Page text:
Ideally it would be best to begin to over-enunciate words slowly and meticulously when practicing to build muscle tone and eradicate past habits. A simple exercise would be to methodically repeat the vowel sounds ‘A E I O U’ in a slow and steady manner trying to even the balance between your lips. Do this for five minutes, twice a day, every day, as often as possible until you notice a more balanced and natural movement of the lips.
To shorten the time spent practicing, you could invest in a Morrison Bone Prop, or better yet (but more expensive) a Facial-Flex which was originally developed to help stroke and facial burns victims restore balanced muscular control. I’ve used them both and consider them the finest products on the market for improving enunciation!
The unnaturally pitched
I am sure you have heard someone who is noticeably forcing the pitch of their voice to either artificially high or low levels. Not only does this sound unnatural but it is also potentially damaging to the vocal cords!
Just as any muscle should never be constantly tensed, the vocal cords also require moments of rest and relaxation. By artificially changing the pitch of your voice you are not only unconvincing, but you are also liable to develop painful and damaging vocal polyps or nodules which can only be removed via invasive surgery.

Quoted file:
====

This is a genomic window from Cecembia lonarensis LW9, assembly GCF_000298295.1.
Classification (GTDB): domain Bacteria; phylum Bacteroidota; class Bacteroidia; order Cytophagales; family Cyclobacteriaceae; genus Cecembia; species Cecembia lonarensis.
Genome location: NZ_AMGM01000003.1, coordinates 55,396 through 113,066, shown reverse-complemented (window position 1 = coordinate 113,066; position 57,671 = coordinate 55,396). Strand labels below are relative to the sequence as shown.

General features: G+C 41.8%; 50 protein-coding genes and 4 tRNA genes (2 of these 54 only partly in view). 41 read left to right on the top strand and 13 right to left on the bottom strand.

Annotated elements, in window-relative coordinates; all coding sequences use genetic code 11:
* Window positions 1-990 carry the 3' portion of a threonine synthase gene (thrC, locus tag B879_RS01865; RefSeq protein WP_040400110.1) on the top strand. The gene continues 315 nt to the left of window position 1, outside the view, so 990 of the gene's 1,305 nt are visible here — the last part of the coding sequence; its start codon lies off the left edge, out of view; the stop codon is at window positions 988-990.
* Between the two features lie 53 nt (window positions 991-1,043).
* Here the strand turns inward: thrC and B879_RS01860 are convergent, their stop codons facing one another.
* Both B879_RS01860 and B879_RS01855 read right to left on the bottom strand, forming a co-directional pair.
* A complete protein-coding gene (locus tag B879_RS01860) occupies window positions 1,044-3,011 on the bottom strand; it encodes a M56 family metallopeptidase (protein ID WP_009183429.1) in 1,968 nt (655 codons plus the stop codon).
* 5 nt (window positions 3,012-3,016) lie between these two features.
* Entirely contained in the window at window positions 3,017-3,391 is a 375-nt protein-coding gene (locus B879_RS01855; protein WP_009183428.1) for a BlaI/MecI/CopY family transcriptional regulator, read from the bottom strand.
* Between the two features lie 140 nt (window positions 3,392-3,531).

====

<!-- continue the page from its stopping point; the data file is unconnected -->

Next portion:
The trait of speaking in an artificially deep voice is commonly found amongst teenage boys or voice acting newbies who wish to sound more mature than their voices would suggest. Women who affect a higher pitched tone have also expressed they felt as if their natural voice needed to be more ‘feminine’, making them choose to increase the pitch of their voice for the majority of the day – leading to vocal injury. It’s important to remember that nature never intended you to force your voice-box to move when you speak for long periods of time. Secondly, if you have been forcing your voice to an altered pitch for a long period of time, you may have forgotten your natural tone! Try the solution below to help regain control of your voice.
Imagine you were agreeing with someone by saying the words ‘uh-huh’. The ‘uh’ is often vocalised at the lowest relaxed pitch you can produce without any extra effort, whereas the ‘huh’ is placed at just above your natural speaking pitch. Repeat the ‘uh-huh’ phrase several times, ensuring you do not artificially change the pitch of your voice. Then, move to humming from the lowest to the highest pitch, trying to keep the volume level throughout via diaphragmatic breathing. By practicing this for a few minutes each day over a period of two to four weeks, you should eventually establish a natural speaking pitch – just below the ‘huh’ part of this exercise.
There are many more of these lessons, along with a comprehensive diction improvement guide available in: Speak and Be Heard – 101 Vocal Exercises for Voice Actors, Public Speakers and Professionals. Richard Di Britannia also offers private online voice coaching and free consultations on building vocal strength and confidence via his contact form 🙂